Among the strong points of the IsDB is its ability to integrate the economic and social dimensions of development and apply this expertise in areas and sectors that others refrain from by means of an excellent partnership network and careful mitigation of risk. Its work will augment its developmental impact as it increases the scope of its financing and accelerates the pace of project-funding decisions and the provision of consultation and technical assistance.
I was delighted when the new President of the Bank, Dr. Mohammed Al-Jasser, announced that the board of governors had approved an increase in the Bank’s capital, enabling it to further develop its capacities, martial necessary resources, and channel them into developmental priorities where needed. I predict that the IsDB, according to the seven priorities Al-Jasser outlined in his speech at the meetings, will support more comprehensive recovery processes in target areas through programmes that are more dependent on digitisation, with an eye on bringing them closer to the realisation of the UN Sustainable Development Goals (SDGs).
Most of the IsDB’s member states had declined sharply in development indicators since the pandemic, but their performance in staying on target had not been great beforehand either.
I also believe that the bank will prioritise solutions consistent with the requirements of local development and that, through its influence as a prominent member of the Global Development Bank Group, it will promote reliance on precise data, detailed information, and thorough knowledge of the priorities of the peoples in its areas of developing finance operations.
In so doing, it will be building on the efficacious approach to cooperation initiated by former bank legendary president Ahmed Ali that was further nurtured until it bore fruit by his successor Bandar al-Hajjar with the support of the Bank’s senior management and experts.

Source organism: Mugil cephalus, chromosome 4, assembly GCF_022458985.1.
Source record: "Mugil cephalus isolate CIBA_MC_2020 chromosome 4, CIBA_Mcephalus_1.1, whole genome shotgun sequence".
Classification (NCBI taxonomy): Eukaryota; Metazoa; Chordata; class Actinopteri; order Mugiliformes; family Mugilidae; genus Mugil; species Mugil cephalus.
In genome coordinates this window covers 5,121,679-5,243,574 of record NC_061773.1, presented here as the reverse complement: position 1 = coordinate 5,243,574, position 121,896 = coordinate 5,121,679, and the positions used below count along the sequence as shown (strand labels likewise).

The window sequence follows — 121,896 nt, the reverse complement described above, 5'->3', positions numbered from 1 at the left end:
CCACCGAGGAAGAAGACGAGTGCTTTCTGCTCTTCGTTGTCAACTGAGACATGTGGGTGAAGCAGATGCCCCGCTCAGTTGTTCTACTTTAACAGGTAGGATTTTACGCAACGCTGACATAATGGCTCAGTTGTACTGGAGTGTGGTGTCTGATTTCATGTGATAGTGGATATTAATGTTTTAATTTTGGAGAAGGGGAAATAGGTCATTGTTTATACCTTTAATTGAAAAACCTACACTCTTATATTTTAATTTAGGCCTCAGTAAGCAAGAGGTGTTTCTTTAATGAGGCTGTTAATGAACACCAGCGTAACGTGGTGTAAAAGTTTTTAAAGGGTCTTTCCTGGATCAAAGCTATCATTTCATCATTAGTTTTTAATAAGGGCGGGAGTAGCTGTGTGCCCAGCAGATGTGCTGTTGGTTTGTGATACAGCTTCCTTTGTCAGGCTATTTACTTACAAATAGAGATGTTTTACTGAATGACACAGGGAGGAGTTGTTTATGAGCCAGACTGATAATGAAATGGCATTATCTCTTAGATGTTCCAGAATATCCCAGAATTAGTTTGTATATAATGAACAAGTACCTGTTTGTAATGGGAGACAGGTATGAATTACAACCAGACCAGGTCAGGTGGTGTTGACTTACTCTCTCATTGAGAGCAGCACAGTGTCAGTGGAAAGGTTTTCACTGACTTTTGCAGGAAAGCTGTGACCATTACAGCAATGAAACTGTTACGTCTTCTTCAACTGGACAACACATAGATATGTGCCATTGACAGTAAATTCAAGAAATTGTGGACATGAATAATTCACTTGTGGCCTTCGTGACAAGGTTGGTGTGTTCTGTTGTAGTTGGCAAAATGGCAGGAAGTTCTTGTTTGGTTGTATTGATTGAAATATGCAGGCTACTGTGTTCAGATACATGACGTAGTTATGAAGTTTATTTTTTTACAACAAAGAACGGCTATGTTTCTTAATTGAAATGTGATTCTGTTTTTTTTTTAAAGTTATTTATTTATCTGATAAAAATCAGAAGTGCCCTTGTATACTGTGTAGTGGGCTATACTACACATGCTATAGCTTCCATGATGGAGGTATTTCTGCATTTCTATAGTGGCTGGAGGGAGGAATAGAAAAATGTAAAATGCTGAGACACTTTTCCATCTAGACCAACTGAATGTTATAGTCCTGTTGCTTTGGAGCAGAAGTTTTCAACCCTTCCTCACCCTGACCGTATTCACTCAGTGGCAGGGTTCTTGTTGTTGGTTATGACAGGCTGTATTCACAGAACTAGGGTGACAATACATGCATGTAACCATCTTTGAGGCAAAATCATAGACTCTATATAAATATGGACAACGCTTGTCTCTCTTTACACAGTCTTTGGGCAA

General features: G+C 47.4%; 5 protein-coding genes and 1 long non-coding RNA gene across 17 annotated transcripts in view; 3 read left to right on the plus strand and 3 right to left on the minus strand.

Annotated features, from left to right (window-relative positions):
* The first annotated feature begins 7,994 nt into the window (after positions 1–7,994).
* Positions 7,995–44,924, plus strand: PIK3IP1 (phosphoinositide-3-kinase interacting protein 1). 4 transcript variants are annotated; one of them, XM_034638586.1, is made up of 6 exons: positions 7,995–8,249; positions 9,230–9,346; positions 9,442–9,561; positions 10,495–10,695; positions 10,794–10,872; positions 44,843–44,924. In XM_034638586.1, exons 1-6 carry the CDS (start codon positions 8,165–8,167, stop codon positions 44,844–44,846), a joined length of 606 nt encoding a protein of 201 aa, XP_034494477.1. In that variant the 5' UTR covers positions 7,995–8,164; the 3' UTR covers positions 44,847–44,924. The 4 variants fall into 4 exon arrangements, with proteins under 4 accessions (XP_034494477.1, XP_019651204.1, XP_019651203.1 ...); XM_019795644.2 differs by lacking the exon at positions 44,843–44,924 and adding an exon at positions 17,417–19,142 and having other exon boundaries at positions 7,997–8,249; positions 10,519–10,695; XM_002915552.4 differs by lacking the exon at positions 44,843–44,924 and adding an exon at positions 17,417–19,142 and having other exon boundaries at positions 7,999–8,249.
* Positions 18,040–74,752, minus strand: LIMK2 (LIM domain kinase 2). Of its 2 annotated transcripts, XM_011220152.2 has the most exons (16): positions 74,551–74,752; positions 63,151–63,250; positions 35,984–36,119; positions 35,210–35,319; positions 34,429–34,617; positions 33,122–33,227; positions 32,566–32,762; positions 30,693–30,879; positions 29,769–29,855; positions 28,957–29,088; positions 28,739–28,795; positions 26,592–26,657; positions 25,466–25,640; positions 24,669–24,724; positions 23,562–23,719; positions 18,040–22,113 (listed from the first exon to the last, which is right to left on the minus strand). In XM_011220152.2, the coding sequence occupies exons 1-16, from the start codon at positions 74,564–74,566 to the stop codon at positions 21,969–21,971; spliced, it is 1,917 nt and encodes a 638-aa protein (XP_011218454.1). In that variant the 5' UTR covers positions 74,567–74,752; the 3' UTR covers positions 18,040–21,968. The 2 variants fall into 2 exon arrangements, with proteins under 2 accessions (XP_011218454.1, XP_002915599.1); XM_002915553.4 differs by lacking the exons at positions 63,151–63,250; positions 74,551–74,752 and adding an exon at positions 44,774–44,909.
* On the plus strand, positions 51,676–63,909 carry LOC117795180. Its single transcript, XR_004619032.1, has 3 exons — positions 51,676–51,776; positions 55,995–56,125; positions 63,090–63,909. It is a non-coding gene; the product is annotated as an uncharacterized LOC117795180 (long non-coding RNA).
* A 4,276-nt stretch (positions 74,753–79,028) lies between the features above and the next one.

In this spirit, the Bank can continue to elevate the value of knowledge as it follows through on developments, offers practical solutions, activates knowledge-management platforms, and benefits from the collaboration and cooperation mechanisms and networks that link member states and their organisations with international organisations and global consulting firms and think tanks.
Regardless of the disparities between the economic circumstances and income levels of IsDB member states, they share a critical common denominator: the need to create decent jobs for young men and women. This is a goal that can only be achieved through inclusive and sustainable growth in a diversified economy that produces added value in a rapidly changing world.
So, whether one is situated on this side of the river or that, one cannot bathe in it twice, as the ancient Greek philosopher Heraclitus once said, since the water is constantly changing. These days, the changes also tend to be increasingly harsh and demanding.
* An Arabic version of this article appeared on Wednesday in Asharq Al-Awsat.
*A version of this article appears in print in the 9 September, 2021 edition of Al-Ahram Weekly